Major League Baseball faces a shortened season with no fans as the best case scenario for baseball in 2020. The owners have proposed draconian cuts to player salaries on top of the pro-rated amount that both sides agreed to in March. The battled between the players and owners on salaries has become a bit of a spectacle as fans wait to see if baseball will return.
However, player salaries are just one of the places that teams have been turning to for cost savings. Perhaps more importantly, they have been absolutely gutting the minor leagues, releasing more players than usual and cutting or eliminating salaries for minor league players.
Late last night the Washington Nationals announced they would join the teams cutting minor league salaries from $400 to $300 a week:
The Nationals cut 30 players & will pay the remaining MiLBers $300/wk- a 25% cut.— Britt Ghiroli (@Britt_Ghiroli) May 31, 2020
"I wish the owners really weighed how much that $100 they cut us back is saving them vs how much it helps puts food on the table for us & our families.”
With @EmilyCWaldon: https://t.co/ztG2YokBEY
Ted Lerner, the owner of the Nationals, is the richest person in Maryland and Forbes estimated he has a net worth of $5.3 billion. It is obscene to think of him balancing the Nationals books on the backs of players making $400 a week. But here is where the story gets interesting, because according to Sean Doolittle, when the Washington Nationals players heard about this, they immediately jumped on a Zoom call and decided to make up the $100 a week gap for minor leaguers themselves:
First of all, let me just say this is an awesome move on the part of the Nationals. I am beyond thrilled my adopted World Series team appears to also just be a group of awesome people. However, what they actually did was far more effective than I thought it would be when I was tweeting about this last night. Apparently, as of this morning the Lerners changed their minds and decided not to cut minor league pay after all, according to Britt Ghiroli at The Athletic:
When word leaked out Sunday in The Athletic the Nationals would lower the minor-league stipends 25 percent — to $300 per week — for the month of June, members of Washington’s big-league team quickly assembled over Zoom.
The group unanimously decided to make up for those lost minor-league wages out of their owns pockets, an announcement — on reliever Sean Doolittle’s Twitter page — that drew praise on social media and criticism for the billionaire Lerner family who were lowering the stipends in the first place.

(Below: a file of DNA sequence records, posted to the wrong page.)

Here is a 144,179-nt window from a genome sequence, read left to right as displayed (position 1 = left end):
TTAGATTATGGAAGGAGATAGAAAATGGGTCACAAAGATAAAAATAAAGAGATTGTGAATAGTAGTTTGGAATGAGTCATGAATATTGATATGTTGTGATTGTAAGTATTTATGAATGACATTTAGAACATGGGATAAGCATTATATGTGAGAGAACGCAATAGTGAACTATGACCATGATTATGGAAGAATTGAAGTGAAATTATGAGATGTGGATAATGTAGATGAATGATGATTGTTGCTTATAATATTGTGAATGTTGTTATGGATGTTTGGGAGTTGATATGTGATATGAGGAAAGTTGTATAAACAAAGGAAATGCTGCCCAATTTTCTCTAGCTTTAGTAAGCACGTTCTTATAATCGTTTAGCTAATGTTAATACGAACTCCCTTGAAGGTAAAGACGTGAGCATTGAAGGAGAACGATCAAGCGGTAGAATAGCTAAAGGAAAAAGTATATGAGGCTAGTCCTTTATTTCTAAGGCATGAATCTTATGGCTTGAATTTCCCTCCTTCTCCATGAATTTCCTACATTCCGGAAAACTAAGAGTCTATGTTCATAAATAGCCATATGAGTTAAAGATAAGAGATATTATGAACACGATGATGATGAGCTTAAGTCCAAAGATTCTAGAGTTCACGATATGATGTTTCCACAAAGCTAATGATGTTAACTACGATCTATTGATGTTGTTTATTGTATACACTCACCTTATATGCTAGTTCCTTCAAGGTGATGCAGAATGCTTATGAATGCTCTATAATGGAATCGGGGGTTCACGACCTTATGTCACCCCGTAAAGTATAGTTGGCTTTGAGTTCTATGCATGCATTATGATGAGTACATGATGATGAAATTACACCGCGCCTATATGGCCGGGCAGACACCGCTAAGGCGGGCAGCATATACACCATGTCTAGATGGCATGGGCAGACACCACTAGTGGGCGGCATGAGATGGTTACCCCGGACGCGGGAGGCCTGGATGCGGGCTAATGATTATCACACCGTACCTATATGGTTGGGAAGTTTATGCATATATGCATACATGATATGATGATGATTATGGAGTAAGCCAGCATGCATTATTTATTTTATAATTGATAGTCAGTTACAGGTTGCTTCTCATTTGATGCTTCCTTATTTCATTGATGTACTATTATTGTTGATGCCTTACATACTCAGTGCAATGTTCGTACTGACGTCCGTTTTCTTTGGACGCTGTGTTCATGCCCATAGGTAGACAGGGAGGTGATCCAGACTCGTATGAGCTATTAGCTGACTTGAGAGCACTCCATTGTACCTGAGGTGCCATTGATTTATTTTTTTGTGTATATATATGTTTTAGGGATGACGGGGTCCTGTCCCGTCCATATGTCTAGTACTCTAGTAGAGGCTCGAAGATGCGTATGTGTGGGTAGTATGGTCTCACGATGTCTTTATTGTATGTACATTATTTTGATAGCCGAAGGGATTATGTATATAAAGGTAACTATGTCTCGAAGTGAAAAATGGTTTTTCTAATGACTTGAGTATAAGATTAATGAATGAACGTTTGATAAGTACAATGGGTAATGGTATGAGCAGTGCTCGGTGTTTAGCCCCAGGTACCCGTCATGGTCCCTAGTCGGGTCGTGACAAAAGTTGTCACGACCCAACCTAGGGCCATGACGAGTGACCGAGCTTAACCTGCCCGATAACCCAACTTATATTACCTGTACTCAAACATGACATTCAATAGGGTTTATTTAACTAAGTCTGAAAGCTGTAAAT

Those plans changed again on Monday.
The Nationals, facing significant backlash over the $100 per week cuts for their minor league players, have decided to re-up the stipend, sources told The Athletic. While the team did not issue a public statement, it stands to reason that the reaction from fans, as well as the Nationals own players — including Patrick Corbin, who tweeted The Athletic’s initial report — helped spark the shift.
“Upon further internal discussion,” read the internal memo Monday afternoon that announced the change. It’s important to note that the Nationals stipend is only guaranteed for June, after the big league guys offered to pay the lost wages. The memo, obtained by The Athletic, said the team “will consider future payments on a month-to-month basis.”
Look, month-to-month is not great (it happens to be the same strategy the Ricketts family is using with the Cubs minor league system) but it’s better than cuts. More importantly, it demonstrated that at least some owners are not willing to take a certain type of criticism right now and can be moved on salary considerations for workers.
As I wrote last week, one of the trickiest problems the MLBPA faces in salary negotiations is that baseball players who make millions of dollars rarely find public sympathy on their side. It’s made it easy for the owners to paint them as greedy or unreasonable as the billionaires smile all the way to the bank with their profits. These moments of authentic solidarity with the minor leagues have a real chance to shift that narrative in favor of the players this time around, and Sunday night the Nationals demonstrated exactly how the players can win their coming PR war with MLB: by doing what’s right.